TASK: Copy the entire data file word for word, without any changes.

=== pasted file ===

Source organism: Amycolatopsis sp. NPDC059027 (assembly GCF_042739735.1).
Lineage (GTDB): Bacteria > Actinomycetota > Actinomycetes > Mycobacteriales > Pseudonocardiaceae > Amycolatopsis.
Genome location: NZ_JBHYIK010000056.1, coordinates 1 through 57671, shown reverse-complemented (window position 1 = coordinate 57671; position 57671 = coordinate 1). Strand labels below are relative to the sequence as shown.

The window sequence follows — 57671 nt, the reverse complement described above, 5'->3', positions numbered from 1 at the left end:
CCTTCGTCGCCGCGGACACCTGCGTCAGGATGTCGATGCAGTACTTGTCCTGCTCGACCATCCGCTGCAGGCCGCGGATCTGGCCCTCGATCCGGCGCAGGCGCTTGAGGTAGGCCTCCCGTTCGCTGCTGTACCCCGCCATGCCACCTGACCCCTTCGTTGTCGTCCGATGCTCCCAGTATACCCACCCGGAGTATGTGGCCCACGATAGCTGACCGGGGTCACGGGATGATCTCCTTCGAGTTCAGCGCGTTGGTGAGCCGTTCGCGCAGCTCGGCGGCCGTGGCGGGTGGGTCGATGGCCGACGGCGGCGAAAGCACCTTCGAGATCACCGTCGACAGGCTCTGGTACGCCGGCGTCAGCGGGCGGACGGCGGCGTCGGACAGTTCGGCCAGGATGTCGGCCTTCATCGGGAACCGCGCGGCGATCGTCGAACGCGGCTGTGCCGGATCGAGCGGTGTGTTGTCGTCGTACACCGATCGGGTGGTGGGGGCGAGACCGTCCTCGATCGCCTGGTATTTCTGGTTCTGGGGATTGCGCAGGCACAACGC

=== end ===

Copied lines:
Source organism: Amycolatopsis sp. NPDC059027 (assembly GCF_042739735.1).
Lineage (GTDB): Bacteria > Actinomycetota > Actinomycetes > Mycobacteriales > Pseudonocardiaceae > Amycolatopsis.
Genome location: NZ_JBHYIK010000056.1, coordinates 1 through 57671, shown reverse-complemented (window position 1 = coordinate 57671; position 57671 = coordinate 1). Strand labels below are relative to the sequence as shown.

The window sequence follows — 57671 nt, the reverse complement described above, 5'->3', positions numbered from 1 at the left end:
CCTTCGTCGCCGCGGACACCTGCGTCAGGATGTCGATGCAGTACTTGTCCTGCTCGACCATCCGCTGCAGGCCGCGGATCTGGCCCTCGATCCGGCGCAGGCGCTTGAGGTAGGCCTCCCGTTCGCTGCTGTACCCCGCCATGCCACCTGACCCCTTCGTTGTCGTCCGATGCTCCCAGTATACCCACCCGGAGTATGTGGCCCACGATAGCTGACCGGGGTCACGGGATGATCTCCTTCGAGTTCAGCGCGTTGGTGAGCCGTTCGCGCAGCTCGGCGGCCGTGGCGGGTGGGTCGATGGCCGACGGCGGCGAAAGCACCTTCGAGATCACCGTCGACAGGCTCTGGTACGCCGGCGTCAGCGGGCGGACGGCGGCGTCGGACAGTTCGGCCAGGATGTCGGCCTTCATCGGGAACCGCGCGGCGATCGTCGAACGCGGCTGTGCCGGATCGAGCGGTGTGTTGTCGTCGTACACCGATCGGGTGGTGGGGGCGAGACCGTCCTCGATCGCCTGGTATTTCTGGTTCTGGGGATTGCGCAGGCACAACGC